At last Thursday’s public hearing at city hall about the proposed re-zoning of a portion of the Nelson Landing property at the old Kootenay Forest Products site on Kootenay Lake, the most prevalent concern expressed by residents was that there is only one road access point into the development and that a second will not be added for many years.
Currently the only access is the rail crossing at 4th Street leading onto Sproat Drive. The plan for the development calls for putting in a second access route to the development after 70 units are developed.
About two dozen people attended the hearing and eleven made presentations. Council has yet to make a decision about the rezoning.
The developer, Storm Mountain Development Corporation, has asked for zoning changes to make way for its development of a mixed commercial-residential development of 265 housing units and a hotel, to be carried out according to a phased development agreement over 20 years.
Allard Ockeloen of Storm Mountain opened the hearing by describing the property and focusing on the ways the development has accommodated community concerns including the contribution of the waterfront pathway and Red Sands beach to the city, the clean-up of contaminated lands, a $70,000 park improvement fund, $25,000 to public art, a publicly accessible dock and marina, public access to the entire length of the waterfront, and a pledge to use local labour and materials.
There were no questions from council for Ockeleon after his presentation.
Then Mayor Deb Kozak read three emails council has received from the public since the hearing was announced.
Erin Sedlebauer expressed the concern that the public marina would mean too many power boats, threatening the canoe and kayak culture on Kootenay Lake.
Herb Couch expressed his support for the retention of Red Sands Beach as a public space and Erica Conrad expressed concern about the lack of a secondary access route to the development.
Eight members of the public made in-person presentations.
Robert Simmerling talked about the problem of having only one access point and the wear and tear on the single railway crossing by large trucks.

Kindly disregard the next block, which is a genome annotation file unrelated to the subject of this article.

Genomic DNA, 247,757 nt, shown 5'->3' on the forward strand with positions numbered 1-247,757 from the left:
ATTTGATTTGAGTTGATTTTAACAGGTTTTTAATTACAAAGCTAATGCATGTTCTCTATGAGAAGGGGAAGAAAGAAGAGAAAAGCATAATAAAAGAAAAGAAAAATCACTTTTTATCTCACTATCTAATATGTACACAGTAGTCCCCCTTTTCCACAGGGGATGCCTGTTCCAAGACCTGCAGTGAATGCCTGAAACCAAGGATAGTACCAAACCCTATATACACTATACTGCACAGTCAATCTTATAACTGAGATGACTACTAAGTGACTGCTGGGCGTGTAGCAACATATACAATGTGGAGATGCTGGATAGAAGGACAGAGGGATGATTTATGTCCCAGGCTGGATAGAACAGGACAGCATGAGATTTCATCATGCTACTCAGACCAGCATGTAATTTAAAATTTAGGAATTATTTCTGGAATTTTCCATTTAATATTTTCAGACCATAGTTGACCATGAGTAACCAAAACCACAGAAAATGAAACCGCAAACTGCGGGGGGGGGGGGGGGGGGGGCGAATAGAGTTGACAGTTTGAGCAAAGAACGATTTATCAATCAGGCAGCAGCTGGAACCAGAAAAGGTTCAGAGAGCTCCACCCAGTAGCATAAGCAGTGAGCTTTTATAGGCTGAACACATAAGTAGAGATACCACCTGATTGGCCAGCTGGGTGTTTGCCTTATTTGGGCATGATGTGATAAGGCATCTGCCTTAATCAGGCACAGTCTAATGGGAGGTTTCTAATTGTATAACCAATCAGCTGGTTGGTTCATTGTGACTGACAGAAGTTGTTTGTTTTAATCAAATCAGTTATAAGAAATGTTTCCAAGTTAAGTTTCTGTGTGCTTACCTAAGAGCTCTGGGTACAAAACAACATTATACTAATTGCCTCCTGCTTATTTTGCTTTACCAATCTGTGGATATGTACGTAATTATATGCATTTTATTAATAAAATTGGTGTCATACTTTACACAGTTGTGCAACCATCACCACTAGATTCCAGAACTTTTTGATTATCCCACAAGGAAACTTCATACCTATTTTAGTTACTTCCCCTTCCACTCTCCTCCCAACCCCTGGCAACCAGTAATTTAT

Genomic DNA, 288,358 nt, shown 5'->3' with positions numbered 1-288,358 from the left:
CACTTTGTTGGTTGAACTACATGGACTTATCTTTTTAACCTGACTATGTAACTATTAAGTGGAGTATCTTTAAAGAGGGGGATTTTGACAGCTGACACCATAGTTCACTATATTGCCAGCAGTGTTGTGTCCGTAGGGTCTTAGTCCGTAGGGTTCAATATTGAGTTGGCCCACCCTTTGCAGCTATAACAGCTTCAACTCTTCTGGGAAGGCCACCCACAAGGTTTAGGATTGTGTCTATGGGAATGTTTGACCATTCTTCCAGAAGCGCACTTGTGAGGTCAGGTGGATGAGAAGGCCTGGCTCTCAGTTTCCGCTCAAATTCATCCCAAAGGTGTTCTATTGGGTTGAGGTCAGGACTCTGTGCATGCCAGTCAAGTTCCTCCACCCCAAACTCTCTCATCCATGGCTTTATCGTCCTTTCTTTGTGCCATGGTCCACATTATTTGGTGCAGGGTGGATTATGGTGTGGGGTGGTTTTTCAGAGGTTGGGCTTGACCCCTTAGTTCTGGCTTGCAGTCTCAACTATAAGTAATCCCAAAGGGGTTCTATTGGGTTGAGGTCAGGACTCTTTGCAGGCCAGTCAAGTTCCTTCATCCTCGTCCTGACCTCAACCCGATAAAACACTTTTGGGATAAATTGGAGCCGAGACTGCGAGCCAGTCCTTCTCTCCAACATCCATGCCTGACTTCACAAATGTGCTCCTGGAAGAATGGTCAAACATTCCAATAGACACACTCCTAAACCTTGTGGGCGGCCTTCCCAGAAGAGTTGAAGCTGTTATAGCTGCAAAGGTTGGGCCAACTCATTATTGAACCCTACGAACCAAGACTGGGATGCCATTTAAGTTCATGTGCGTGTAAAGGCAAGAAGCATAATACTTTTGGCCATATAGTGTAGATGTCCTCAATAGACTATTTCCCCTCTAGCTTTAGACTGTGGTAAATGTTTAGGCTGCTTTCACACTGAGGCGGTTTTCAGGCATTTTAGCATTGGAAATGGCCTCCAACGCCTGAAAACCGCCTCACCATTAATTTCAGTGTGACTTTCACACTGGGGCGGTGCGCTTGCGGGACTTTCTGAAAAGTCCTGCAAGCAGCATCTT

Ian Campbell wanted to see green space with a play area for children. He also expressed concern about the narrowness of the streets within the development and the difficulty of residents backing out of driveways with enough visibility. He said the contribution to affordable housing by the developer should be $1000 per unit, not the current $250. His final point was there should be two access routes to the development for the sake of safety.
Alon Gelcer said he likes the preservation of Red Sands but it does not go far enough and that the beach should be designated as clothing optional. He said the clothing optional character of the beach is the basis of a distinctive subculture in Nelson and that taking it away would be like taking away the skate park or the hockey rink.
Peter Schramm supported Gelcer by pointing out that Vancouver has protected Wreck Beach. “I hate to see Vancouver being groovier than Nelson,” he said.
Jenny Robinson said Nelson is in an affordable housing crisis and that the rent for a one bedroom apartment has jumped by 8 per cent in the past year. She recommended charging the developer $1000 per door toward the city’s affordable housing fund.
Tom Prior said he would like to see more energy efficiency, composting, and green space at the development, and fewer units. He said the development has a “large carbon footprint except in rhetoric” and he said developers are bankers and “we have to get the bankers under control.”